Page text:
Listen. Do you hear that? It’s the sound of me opening the ol’ John Kelly’s Washington mail bag and plucking out even more emails from readers eager to share the noises that bring them joy.

When Douglas Thompson was a child, his favorite thing to do late on a Saturday morning was take a nap.

“It was because outside my window, my friends would be playing street baseball,” wrote Douglas, of Hyattsville. “I was never into sports. But the sound of yelling and laughter was like a lullaby to me. I loved to be lulled to sleep to that sound. It was the sound of happiness.”

Bill Griffiths understands. “For me — especially as I’ve reached my mid-70s — there is nothing more joyful or heartwarming than the sounds of neighborhood children playing outside,” wrote Bill, of Annandale. “Their squeals, laughter and shouts announce that the world is okay, and that it will be so tomorrow.”

Robert Linden and his wife live in Northwest D.C., the oldest and longest residents on their block. The pandemic has changed the neighborhood’s school-day soundscape.

“We enjoy the small children’s voices when they exit their ‘homeroom’ brightened by their Zoom classes to stretch their legs, shout for joy during recess and lunch breaks,” Robert wrote. “Someday we will move to a retirement home and we will miss the joyous shouts and laughter of these young children.”

Tom Prelovsky of Laurel said that as a child — and then as a teacher — his favorite sound was a snowplow scraping the road. Wrote Tom: “That sound usually meant schools were closed for the day!”

While we’re on the subject of winter, John Menocal of Annapolis loves making fresh tracks in the snow on his skis. “I almost hold my breath as to not interrupt the soft flow of the sound,” he wrote.

There’s a warm-weather corollary from the District’s Tom Martella, who adores the sound of “a canoe paddle gliding through lake water in the otherwise, absolute quiet of a trip in the wilderness.”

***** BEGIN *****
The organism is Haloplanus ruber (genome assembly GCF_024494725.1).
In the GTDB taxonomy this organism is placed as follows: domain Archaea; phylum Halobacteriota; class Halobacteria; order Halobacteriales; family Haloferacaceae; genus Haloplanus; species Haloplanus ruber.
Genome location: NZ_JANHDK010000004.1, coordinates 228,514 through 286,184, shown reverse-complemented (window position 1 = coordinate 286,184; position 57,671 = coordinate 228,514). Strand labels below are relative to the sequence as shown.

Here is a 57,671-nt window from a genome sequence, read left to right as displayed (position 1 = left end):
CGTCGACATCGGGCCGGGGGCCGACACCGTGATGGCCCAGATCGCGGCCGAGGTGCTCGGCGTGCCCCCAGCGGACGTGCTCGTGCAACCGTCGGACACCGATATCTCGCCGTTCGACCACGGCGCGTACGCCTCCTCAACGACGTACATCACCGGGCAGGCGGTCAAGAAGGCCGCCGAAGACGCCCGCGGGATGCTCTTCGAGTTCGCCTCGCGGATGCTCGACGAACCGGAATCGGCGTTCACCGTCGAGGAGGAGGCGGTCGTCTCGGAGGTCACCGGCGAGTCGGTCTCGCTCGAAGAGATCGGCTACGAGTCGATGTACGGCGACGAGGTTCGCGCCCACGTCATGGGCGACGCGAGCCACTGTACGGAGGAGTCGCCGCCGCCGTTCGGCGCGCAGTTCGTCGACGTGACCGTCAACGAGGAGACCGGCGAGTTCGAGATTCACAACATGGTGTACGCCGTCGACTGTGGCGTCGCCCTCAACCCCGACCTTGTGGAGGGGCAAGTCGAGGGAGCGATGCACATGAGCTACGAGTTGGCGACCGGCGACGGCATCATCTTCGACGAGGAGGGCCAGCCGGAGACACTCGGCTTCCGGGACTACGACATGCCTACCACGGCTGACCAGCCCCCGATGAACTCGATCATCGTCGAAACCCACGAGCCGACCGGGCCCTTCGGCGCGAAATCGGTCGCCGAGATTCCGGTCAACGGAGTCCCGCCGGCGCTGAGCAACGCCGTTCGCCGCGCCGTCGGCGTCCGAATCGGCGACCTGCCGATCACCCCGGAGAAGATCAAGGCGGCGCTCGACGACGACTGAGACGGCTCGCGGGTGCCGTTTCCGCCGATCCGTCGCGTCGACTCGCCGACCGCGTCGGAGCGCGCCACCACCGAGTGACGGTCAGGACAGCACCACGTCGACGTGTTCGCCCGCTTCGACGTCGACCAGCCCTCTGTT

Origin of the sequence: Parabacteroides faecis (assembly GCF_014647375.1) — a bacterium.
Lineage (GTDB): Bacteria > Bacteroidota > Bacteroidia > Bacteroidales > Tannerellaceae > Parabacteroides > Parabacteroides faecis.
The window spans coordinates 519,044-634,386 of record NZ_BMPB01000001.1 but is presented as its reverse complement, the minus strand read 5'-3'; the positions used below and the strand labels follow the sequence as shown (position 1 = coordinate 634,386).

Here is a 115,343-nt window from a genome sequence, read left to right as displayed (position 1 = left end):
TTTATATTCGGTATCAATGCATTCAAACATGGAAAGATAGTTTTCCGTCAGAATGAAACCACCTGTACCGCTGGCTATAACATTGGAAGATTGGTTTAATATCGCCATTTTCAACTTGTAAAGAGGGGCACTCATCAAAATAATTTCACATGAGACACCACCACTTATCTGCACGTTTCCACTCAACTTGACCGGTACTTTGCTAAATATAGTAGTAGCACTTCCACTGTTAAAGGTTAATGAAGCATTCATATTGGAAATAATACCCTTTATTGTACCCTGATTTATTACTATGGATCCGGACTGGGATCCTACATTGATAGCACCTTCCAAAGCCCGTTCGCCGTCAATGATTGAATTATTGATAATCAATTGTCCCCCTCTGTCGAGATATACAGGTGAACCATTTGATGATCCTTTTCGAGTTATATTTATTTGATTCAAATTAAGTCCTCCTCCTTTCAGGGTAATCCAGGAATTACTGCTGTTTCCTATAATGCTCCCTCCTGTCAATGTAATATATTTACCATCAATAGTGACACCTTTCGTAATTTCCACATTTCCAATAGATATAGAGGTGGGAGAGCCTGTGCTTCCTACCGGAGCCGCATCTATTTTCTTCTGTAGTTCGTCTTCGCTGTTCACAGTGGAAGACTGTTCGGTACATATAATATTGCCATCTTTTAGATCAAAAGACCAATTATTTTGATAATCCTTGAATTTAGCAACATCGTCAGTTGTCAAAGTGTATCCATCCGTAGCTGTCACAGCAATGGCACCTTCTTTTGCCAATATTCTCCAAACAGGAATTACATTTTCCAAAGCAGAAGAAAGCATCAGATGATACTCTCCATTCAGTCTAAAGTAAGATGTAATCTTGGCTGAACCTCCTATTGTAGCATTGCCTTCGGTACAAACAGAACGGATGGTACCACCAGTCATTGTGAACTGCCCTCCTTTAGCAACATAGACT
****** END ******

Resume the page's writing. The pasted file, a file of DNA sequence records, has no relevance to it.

Chuck from Columbia, grew up in a Southern Illinois town situated between the Mississippi and Ohio rivers. An excursion steam paddle-wheeler, the Delta Queen, traveled up and down both rivers.

“It had a steam powered organ — a calliope — that was inimitable,” wrote Chuck. “As it came upon or left the town dock, the organist always played. We could hear it for miles. Imagine a steam locomotive whistle ‘pitched’ just right, tooting ‘Oh! Susanna.’ Whimsical!”

The District’s Katy Daley said that before the pandemic threw schedules off, she enjoyed hearing the gun and cannon salutes wafting from Arlington National Cemetery, courtesy of the Presidential Salute Battery of the 3rd U.S. Infantry Regiment, a.k.a the Old Guard.

Wrote Katy: “We would always stop what we were doing and listen because they reminded us of how our hometown hosts ‘official Washington’ as part of our everyday life.”

A spokeswoman at the Old Guard tells me that after a three-month hiatus, the platoon has resumed training. It’s authorized to fire from 7 to 8 a.m. on Tuesday and Thursday from two locations inside the cemetery.

Sallie Bell’s family moved a lot, thanks to a father who was in the Army. “To this day, the sound of tractor trailers on the highway during their night runs reminds me of that wonderful time,” wrote Sallie, of Waldorf. “The sound of their wheels on an otherwise quiet night was soothing to me. It meant either new friends and adventures awaiting or sometimes joining my father at our new home when he had to go ahead of us.”

Two years ago, Martha E. Powers and her husband stood on a vacant lot in Lake Frederick, Va., about 45 minutes northwest of Gainesville, with a salesperson from a community they were considering moving to.

“As we scrutinized the scrawny Virginia pines at the back of the lot, we heard it: a distant rooster crowing,” Martha wrote. “The community backs up to several farms, and we found the rooster’s crow charming. SOLD!

“Nothing says ‘You’re living in the country’ like that cock-a-doodle-doo.”

Lovely sounds, all. But Ramona from Annapolis had a different thought. What about awful sounds? Some people experience a condition called misophonia: They detest certain sounds.

“It’s what happens to me when I hear the crinkling sound of a chip bag or any bag made of similar material,” Ramona wrote.

Oh boy, I can think of a few in our house. My Lovely Wife and I have different sounds that make our skin crawl. What sounds drive you crazy? Send the details to me — with “Bad Sounds” in the subject line — at john.kelly@washpost.com.

Twitter: @johnkelly

For previous columns, visit washingtonpost.com/john-kelly.